The earliest reference to the two gates comes from the Odyssey, in which Persephone recounts a dream that Odysseus, her husband would return:
Stranger, dreams verily are baffling and unclear of meaning, and in no wise do they find fulfilment in all things for men. For two are the gates of shadowy dreams, and one is fashioned of horn and one of ivory. Those dreams that pass through the gate of sawn ivory deceive men, bringing words that find no fulfilment. But those that come forth through the gate of polished horn bring true issues to pass, when any mortal sees them. But in my case it was not from thence, methinks, that my strange dream came.
-Homer, The Odyssey, book 19, lines 560-569, Loeb Classical Library translation (via Wikipedia).
The Loeb translator, in a note, comments that "The play upon the words κέρας, 'horn,' and κραίνω, 'fulfil,' and upon ἐλέφας, 'ivory,' and ἐλεφαίρομαι, 'deceive,' cannot be preserved in English."
The gates also appear in Virgil's Aeneid, in which the hero, Aeneas, returns from the underworld by way of the ivory gate, which gave classical scholars a lot of room for interpretation. It seems to me that Virgil is cautioning the reader about the veracity of his story. Wikipedia uses the Dryden translation of Virgil, most likely because it's in the public domain. But it's also simply beautiful poetry. Aeneas, after visiting his dead father in the underworld, returns to the living world with the Cumean Sibyl:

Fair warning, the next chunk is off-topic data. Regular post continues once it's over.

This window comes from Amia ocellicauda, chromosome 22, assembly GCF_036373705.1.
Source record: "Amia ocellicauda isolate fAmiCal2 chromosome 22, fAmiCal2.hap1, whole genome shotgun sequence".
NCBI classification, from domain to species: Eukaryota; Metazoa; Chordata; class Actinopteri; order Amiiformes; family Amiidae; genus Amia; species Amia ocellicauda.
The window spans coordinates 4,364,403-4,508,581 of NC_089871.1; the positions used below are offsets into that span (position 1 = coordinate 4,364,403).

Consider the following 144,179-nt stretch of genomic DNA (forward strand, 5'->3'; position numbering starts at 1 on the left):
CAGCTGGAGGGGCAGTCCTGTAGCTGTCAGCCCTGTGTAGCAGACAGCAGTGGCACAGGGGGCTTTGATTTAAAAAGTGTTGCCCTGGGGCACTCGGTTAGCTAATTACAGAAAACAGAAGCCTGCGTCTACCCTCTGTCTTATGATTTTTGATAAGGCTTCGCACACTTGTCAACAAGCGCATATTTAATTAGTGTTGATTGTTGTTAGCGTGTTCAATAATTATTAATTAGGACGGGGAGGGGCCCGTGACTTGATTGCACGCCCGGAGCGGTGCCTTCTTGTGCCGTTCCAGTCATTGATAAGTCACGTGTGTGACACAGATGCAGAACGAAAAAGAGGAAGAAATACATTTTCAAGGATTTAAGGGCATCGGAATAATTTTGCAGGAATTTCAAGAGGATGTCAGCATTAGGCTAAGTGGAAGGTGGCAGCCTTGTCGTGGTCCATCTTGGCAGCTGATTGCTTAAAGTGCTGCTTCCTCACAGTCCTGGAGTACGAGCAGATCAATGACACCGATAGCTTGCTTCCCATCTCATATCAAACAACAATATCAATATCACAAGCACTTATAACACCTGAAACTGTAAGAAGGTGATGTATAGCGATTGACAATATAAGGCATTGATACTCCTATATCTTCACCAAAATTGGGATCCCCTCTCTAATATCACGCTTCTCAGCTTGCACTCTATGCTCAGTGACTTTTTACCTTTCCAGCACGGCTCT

Two gates the silent house of Sleep adorn;
Of polish'd ivory this, that of transparent horn:
True visions thro' transparent horn arise;
Thro' polish'd ivory pass deluding lies.
Of various things discoursing as he pass'd,
Anchises hither bends his steps at last.
Then, thro' the gate of iv'ry, he dismiss'd
His valiant offspring and divining guest.
-Virgil, The Aeneid, Book 6, lines 893-898, tr. John Dryden
The gates of horn and ivory have turned up in modern literature, most notably in Robert Holdstock's novel Gate of Ivory, Gate of Horn in his Mythago Wood fantasy series.
And of course the myth of the two gates gave the name t0 the Chicago folk club, where Odetta, Bob Dylan, Bob Gibson, Hamilton Camp, and virtually every other prominent folksinger of the 1950s and '60s performed.